Experts share what you need to know about COVID-19 as states reopen
As governments begin easing restrictions that were put in place to slow the spread of COVID-19, public health and infectious disease experts from The University of Toledo are offering insight into what you need to know about the novel coronavirus, how to protect yourself, and how to protect others.
The virus is still here. We have to act accordingly.
While the number of newly confirmed cases in many states—including Ohio and Michigan—appears to have peaked, the virus hasn't gone away or become less dangerous.
"We all yearn for the way life was in the pre-pandemic days, and we are going to get there, but this is going to be the situation for a while," said Dr. Brian Fink, an epidemiologist and professor of public health. "We have to respect that and continue taking the same precautions."
Though it's tempting to see businesses reopening and leisure activities resuming and think the threat of the virus is behind us, Fink said the reality is the novel coronavirus is still spreading across the United States.
Take steps to protect your own health and the health of others.
"People do still need to be careful," said Dr. Jennifer Hanrahan, an associate professor of medicine and chief of infectious diseases at The University of Toledo Medical Center. "One of the worst things that people could do at this point is go out and resume their normal behavior. We would certainly have a resurgence."
Diligent handwashing, avoiding touching your nose and mouth, staying home if you're sick, and social distancing should all continue, UToledo experts said. Individuals who are older or high-risk because of underlying health conditions should be more careful.
Fink said there are simple things you can do. For example, when shopping, avoid picking up an item and then putting it back, and keep your distance from other shoppers. It's also important, he said, to make decisions based not only on your own risk, but the risk of those around you.
"It's difficult. We all want to see our friends and family," he said. "We just have to be patient. If we're patient and we follow the guidelines as best as possible, we'll be back to normal sooner rather than later, even though that's going to take time," Fink said.
Wearing a cloth face covering does make a difference. Wear one if you're around others.
The shifting guidance from public health officials on mask usage has caused confusion and pushback, but Hanrahan encourages people to wear a simple mask or cloth face covering when around other people.
"Two things are happening. The person wearing the mask is reducing the amount of stuff they're putting in the environment, and they're also reducing the amount they breath in," she said. "It's not going to prevent everything, but there is some protection."
Hanrahan said face coverings, combined with continued social distancing and new measures being implemented by businesses, such as clear barriers at cash registers and limits on the number of people allowed in one place at one time, will reduce the overall risk.
Fink said its important people recognize things such as mask recommendations or requirements are being done for the benefit of everyone, not to target specific individuals.
"I always tell my students there are going to be people in the population who aren't going to be happy. We're seeing that," Fink said. "But we're putting these guidelines in place for the health and well-being of everyone."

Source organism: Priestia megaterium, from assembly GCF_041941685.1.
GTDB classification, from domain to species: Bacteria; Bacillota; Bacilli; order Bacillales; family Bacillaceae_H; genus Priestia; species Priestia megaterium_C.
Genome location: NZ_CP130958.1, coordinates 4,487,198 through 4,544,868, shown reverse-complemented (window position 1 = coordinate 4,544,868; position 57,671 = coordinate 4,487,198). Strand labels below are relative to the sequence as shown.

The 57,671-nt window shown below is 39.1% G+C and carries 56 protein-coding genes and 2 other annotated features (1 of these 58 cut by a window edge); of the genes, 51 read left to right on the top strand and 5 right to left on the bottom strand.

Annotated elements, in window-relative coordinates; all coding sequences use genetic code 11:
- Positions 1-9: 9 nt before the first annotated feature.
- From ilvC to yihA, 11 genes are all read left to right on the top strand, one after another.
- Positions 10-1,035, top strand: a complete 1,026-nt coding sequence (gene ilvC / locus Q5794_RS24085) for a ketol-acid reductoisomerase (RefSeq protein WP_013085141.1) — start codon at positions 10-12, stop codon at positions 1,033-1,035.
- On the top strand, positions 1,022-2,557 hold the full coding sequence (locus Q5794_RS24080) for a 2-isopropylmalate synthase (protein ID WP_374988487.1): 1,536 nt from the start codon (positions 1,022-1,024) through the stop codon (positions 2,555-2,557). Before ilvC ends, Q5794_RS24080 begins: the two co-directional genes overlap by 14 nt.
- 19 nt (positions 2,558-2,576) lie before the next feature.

Individuals with pre-existing health conditions are most vulnerable, but no one is immune to the illness.
As physicians and researchers learn more about COVID-19, there are also some troubling discoveries. Along with older Americans and those who have diabetes, compromised immune systems and chronic lung diseases, Hanrahan said doctors are finding people with morbid obesity and high blood pressure are at high risk of complications.
"Hypertension alone would not necessarily be thought of as a potential problem with a viral infection, but it actually is," she said. "For people who have those conditions or other underlying medical conditions, they really need to think about whether it makes sense for them to go to the grocery store or be around a lot of other people."
Additionally, there are an increasing number of reports of children developing a severe inflammatory response linked to COVID-19, even when they weren't previously sick.
"COVID-19 is not just affecting people who are at high risk for complications," Hanrahan said.
Scientists and physicians have learned a lot about the virus, but we're still a long way from having routine treatments or a vaccine.
The coronavirus that causes COVID-19 was completely unknown before it began spreading among people early this year. Since then, there has been a tremendous amount of research both in how the virus spreads and potential ways to treat or prevent it.
"We have learned a lot about this virus," Hanrahan said. "Most of the spread really is by droplets, typically within a few feet of the person. The social isolation part, keeping six feet of distance, that does actually make a difference."
Doctors also have a better idea how to manage the virus, and hundreds of drugs are being examined to potentially fight COVID-19 and its effects. Some, including the antiviral drug remdesivir, are showing promising early results. Progress also is being made in vaccine development.
However, while there is reason for hope, Hanrahan said it will take time to get any of these therapeutics in the quantities needed. Gilead Sciences, which makes remdesivir, anticipates making a million courses of that drug globally by December.
"That's not going to be enough to treat people if we get a really huge outbreak. This is unfortunately going to be with us for a while," Hanrahan said. "That's why it's important everyone continue to treat this pandemic seriously."